February 20, 2012
I was talking to a book club in Antonia’s Bookshop in Trim (the closest thing my family has to a local bookshop) the other day, where they’d asked me to come in and talk about ‘The Harvest Tide Project’, which they’d just read. You might think this would be an easy gig, but the truth is, it had been years since I’d read the book, and despite all the time I spent working on it, there was a lot I just couldn’t remember about it.
‘The Harvest Tide Project’ was the first book I ever wrote, even though it was actually the fourth to be published. It was released over seven years ago, and completed a good two or three years before that. And it’s pretty packed with twists, turns and details I just couldn’t recall off the top of my head. So I had to go back and read it again, in order not to look like a complete eejit who didn’t know basic stuff about his own book.
A lot of people assume that if you write a book, every detail came out of your head, so you must be able to remember every detail. Not so, unfortunately. Twenty-one books later, my head’s filled with other stuff.
It was interesting to see how much my writing has changed – the things I did then, but wouldn’t do now. And yet I wouldn’t go back and change that text, given the chance. I was pretty impressed with how well I’d done with my first book (excuse my brief wallowing in egotism); there are some fairly imaginative leaps, but also some pretty complex sentences there that I’d hesitate to put in now, for fear of losing weaker readers. In fact, it’s a strange experience, rediscovering one of your own books.
With ‘Harvest Tide’ and its sequel, ‘Under Fragile Stone’, I went all out in creating a world from scratch, packing the stories with all sorts of ideas, adding some stuff in just for the sheer fun of it. Am I a better writer now? I’m definitely more disciplined, more deliberate about my effect on the reader now, more conscious of my audience.
But are my later books any better? I don’t know – that’s how I wrote back then and I don’t think I’d change a word now, if only because I believe you can’t dwell on a book once it’s done and out of your head. Better to move on and concentrate on the next one. It’s always been the plan to go back to the Archisans’ world some day – I’d originally planned five or six books – but it’s not on the cards just yet. It would be interesting to see how I’d write one of those books now. Some day, though, when the time is right.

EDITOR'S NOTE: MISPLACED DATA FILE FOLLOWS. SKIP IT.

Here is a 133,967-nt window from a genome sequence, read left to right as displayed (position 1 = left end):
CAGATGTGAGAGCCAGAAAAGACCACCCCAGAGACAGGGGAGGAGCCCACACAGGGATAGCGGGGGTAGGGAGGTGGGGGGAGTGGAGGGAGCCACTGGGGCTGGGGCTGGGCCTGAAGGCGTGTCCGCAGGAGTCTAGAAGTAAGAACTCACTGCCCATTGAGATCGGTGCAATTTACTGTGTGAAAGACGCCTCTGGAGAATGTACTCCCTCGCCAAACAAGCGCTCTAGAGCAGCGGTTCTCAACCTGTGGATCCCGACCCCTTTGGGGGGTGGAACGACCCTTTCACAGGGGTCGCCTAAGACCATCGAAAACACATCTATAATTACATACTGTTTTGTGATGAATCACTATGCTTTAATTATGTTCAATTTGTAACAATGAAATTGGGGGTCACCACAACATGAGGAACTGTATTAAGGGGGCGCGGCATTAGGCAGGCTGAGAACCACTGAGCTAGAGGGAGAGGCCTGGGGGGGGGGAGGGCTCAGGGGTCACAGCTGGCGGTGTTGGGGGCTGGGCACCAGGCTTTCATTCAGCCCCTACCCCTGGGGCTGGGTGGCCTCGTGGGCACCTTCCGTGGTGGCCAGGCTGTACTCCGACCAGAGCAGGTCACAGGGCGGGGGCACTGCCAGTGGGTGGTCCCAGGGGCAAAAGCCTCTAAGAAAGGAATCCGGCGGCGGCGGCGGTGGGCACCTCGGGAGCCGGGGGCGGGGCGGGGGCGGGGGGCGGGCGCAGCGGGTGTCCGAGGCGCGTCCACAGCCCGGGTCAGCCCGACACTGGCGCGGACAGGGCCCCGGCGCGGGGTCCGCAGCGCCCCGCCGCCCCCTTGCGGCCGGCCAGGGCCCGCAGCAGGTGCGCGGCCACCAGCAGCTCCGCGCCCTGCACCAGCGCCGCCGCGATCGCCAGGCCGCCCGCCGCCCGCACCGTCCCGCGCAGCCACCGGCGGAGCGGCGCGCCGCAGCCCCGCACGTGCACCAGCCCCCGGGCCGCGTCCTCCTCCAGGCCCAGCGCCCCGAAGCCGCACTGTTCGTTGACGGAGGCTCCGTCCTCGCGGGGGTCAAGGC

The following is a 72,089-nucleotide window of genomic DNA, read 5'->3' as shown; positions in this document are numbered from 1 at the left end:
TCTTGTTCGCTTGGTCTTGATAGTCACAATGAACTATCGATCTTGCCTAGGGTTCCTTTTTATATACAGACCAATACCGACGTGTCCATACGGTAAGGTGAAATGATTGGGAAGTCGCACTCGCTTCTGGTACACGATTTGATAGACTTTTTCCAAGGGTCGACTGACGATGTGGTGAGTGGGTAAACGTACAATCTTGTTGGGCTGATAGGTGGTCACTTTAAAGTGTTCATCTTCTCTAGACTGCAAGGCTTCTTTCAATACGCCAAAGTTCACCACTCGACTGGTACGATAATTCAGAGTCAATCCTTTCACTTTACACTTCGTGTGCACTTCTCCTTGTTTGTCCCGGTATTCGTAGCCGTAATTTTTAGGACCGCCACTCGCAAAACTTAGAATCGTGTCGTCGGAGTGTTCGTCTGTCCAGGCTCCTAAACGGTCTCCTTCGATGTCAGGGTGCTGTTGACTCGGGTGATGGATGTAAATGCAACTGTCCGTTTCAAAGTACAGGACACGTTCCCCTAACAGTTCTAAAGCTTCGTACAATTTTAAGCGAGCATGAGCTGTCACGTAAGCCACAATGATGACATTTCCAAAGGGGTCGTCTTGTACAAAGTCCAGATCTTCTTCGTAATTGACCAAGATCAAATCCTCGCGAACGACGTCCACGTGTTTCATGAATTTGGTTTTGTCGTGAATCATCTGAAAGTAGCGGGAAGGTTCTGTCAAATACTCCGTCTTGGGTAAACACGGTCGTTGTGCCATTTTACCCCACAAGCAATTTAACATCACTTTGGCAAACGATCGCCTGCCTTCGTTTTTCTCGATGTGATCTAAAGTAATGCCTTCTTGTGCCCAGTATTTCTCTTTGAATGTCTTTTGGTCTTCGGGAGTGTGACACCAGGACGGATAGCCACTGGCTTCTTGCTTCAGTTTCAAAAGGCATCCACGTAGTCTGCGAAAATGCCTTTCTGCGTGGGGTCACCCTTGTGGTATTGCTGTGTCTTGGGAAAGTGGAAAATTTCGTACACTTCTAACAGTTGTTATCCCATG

February 14, 2012
Have you ever wondered about the people who sell you technology? Do you think that, maybe, they have no idea what it’s like to be someone who doesn’t work in the technology industry? Do you think that many instruction manuals are anything but user-friendly? That maybe, the person writing them might not be fully fluent in English (or whatever language you’re reading in)? Have you ever wondered about the gombeens who run the service connecting you to the internet? You know, the ones who tell you that, if you have a problem, you should look for the solution on their website?
This is the kind of instruction manual you’d really like to get with your new phone, and a fantastic way of using a real book to make a gadget more accessible. Unfortunately, it looks like it’s just a project done on spec at the moment, and it’s not something that could be rolled out for every high-tech device (there’s the huge waste of paper, for a start). But I think it would make a great ‘special edition’ present for someone who usually struggles with new technology (more than normal, I mean). Enjoy.
February 7, 2012
I have to admit; even after twenty-one books, I still get excited seeing my latest one fresh off the presses. I get a box of author copies when the production run’s done and they’re all being packed up for distribution, but I normally get a couple as soon as my editor can send me them, maybe one or two weeks ahead of the ‘official’ ones.